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Proposed Rule

Federal Motor Vehicle Safety Standards; Lamps, Reflective Devices, and Associated Equipment

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National Highway Traffic Safety Administration (NHTSA), DOT.


Withdrawal of rulemaking.


In 2001, the agency granted a petition for rulemaking submitted by the United States Motorcycle Manufacturers Association, Inc. (USMMA). Petitioners asked NHTSA to amend the Federal motor vehicle lighting standard to allow a lower minimum mounting height for side reflex reflectors on motorcycles. The granting of the petition commenced agency rulemaking on the petition. Before taking further action in this area, the agency would like to expand its knowledge base with further research and more supporting data. Accordingly, this document withdraws the open rulemaking.

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The following persons at the NHTSA, 400 Seventh Street, SW., Washington, DC 20590.

For non-legal issues, you may call Mr. Richard VanIderstine, Office of Crash Avoidance Standards (Telephone: (202) 366-2720) (Fax: (202) 366-7002).

For legal issues, you may call Mr. George Feygin, Office of Chief Counsel (Telephone: (202) 366-2992) (Fax: (202) 366-3820).

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I. Background

FMVSS No. 108, Lamps, Reflective Devices, and Associated Equipment, establishes lighting requirements for motor vehicles. Table IV of FMVSS No. 108 specifies that all reflex reflectors on motorcycles (including side reflectors) be located not less than 15 inches (381 mm) nor more than 60 inches (1524 Start Printed Page 22484mm) above the road surface.[1] USMMA petitioned the agency to allow for a lower minimum mounting height of 300 mm, instead of 381 mm.

Petitioners gave several reasons for their request. First, petitioners stated that the lower minimum mounting height would harmonize the Federal standard with the reflector mounting requirements of Europe and Asia, thus affording “global” motorcycle manufacturers certain cost savings opportunities associated with selling a common product in multiple markets.

Second, petitioners believed that lowering the height of the side reflectors would increase safety with respect to illumination by approaching vehicles. In support of their statement, USMMA noted that a lower reflector height would increase the distance between the motorcycle and the approaching vehicle at the point where the reflex reflector illumination occurs. I.e., if the reflector were lowered to 300 mm, an approaching vehicle would illuminate it sooner.[2]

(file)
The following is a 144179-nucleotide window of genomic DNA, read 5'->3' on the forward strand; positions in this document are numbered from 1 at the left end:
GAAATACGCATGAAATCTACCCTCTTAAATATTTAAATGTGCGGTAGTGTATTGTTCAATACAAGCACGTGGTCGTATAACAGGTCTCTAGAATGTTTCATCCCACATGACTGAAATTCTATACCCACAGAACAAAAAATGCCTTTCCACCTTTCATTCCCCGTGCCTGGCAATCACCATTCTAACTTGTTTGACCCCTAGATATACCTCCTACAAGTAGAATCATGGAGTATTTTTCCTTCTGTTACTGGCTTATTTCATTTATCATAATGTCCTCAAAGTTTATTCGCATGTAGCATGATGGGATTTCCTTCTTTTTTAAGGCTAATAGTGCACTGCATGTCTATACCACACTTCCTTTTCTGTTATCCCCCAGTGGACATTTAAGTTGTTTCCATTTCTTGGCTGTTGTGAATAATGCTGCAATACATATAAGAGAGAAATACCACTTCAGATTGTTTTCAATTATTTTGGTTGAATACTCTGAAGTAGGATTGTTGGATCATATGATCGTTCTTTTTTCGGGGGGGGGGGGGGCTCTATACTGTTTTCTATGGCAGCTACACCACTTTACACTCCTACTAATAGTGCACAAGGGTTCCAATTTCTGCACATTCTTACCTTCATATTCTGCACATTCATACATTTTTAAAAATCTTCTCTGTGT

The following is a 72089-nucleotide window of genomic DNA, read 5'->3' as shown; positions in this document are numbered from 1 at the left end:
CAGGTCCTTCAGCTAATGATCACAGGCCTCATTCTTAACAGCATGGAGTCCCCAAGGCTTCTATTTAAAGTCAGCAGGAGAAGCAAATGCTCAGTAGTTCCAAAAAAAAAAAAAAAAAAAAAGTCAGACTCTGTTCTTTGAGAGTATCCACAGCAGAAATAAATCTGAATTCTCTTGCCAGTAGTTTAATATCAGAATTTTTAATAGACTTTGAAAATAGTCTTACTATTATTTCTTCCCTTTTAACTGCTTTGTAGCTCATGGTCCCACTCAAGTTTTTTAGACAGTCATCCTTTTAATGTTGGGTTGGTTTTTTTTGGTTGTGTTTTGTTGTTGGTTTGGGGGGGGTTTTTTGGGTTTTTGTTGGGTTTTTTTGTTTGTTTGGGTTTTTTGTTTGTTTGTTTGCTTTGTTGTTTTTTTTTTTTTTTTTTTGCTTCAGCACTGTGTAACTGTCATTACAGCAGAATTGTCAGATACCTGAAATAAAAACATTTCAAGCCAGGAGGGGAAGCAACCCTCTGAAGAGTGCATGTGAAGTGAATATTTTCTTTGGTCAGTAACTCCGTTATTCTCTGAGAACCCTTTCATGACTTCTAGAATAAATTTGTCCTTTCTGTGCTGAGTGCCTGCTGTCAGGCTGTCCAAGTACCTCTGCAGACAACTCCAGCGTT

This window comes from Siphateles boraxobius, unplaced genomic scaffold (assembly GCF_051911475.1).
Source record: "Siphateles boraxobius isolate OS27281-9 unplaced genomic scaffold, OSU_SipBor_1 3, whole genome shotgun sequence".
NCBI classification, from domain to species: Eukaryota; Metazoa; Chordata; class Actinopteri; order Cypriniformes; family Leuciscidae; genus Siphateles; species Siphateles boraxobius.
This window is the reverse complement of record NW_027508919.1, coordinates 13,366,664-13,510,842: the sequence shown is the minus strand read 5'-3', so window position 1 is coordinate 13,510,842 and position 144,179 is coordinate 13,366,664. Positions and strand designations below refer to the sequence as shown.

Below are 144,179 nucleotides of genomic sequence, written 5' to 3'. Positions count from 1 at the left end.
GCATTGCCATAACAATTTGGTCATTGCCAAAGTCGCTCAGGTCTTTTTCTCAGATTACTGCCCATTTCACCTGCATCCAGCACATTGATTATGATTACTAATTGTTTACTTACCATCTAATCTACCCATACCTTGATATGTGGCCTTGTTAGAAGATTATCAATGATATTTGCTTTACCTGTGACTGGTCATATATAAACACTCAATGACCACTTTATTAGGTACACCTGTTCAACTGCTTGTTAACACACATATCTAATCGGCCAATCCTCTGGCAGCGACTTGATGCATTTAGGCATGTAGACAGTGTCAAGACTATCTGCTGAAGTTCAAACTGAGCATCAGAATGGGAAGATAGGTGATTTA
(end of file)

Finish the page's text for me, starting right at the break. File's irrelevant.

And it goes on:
Finally, petitioners noted that the vehicle lighting beam patterns have undergone significant improvements in recent years. As a result, petitioners stated, better lighting beam patterns contribute to better reflex reflector performance, even at the lower minimum height of 300 mm.

We granted USMMA's petition by letter dated September 7, 2001. The agency did not issue a notice of proposed rulemaking or any other rulemaking document subsequent to the granting of the petition.

II. Reason for Withdrawal

After careful evaluation of the issues presented by the USMMA petition, the agency has decided to obtain additional data to provide a better assessment of the need for or desirability of proceeding with a rulemaking action to amend side reflex reflector mounting height. While USMMA asserted that the lower reflector mounting height would increase visibility of motorcycles, petitioners did not provide any data in support of their position. The agency would like to obtain additional data on the validity of USMMA's assertion.

In order to ensure that lower reflector mounting height would not reduce motorcycle conspicuity, the agency is further studying this issue by incorporating investigation of this question into a comprehensive research program dealing with motorcycle conspicuity. The program will evaluate not only reflex reflector height, but also headlamp placement; new motorcycle conspicuity treatments; and the effect of passenger car daytime running lamps on conspicuity of motorcycles.[3] We anticipate that this research program will conclude in early 2005. Rather than proceed with a rulemaking on reflex reflector height at this time, we prefer a comprehensive approach that will take into account the knowledge and data gained from the research program. Accordingly, for the reasons discussed above, NHTSA is withdrawing the open rulemaking on the USMMA petition.

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Authority: 49 U.S.C. 322, 30111, 30115, 30117, and 30166; delegation of authority at 49 CFR 1.50.

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Issued: April 19, 2004.

Stephen R. Kratzke,

Associate Administrator for Rulemaking.

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1.  Reflex reflectors are devices that are used on vehicles to give an indication of presence to an approaching driver by reflecting light from the headlamp of the approaching vehicle.

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2.  To examine the USMMA petition, please go to​ (Docket No. NHTSA-2001-8876-12).

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[FR Doc. 04-9257 Filed 4-23-04; 8:45 am]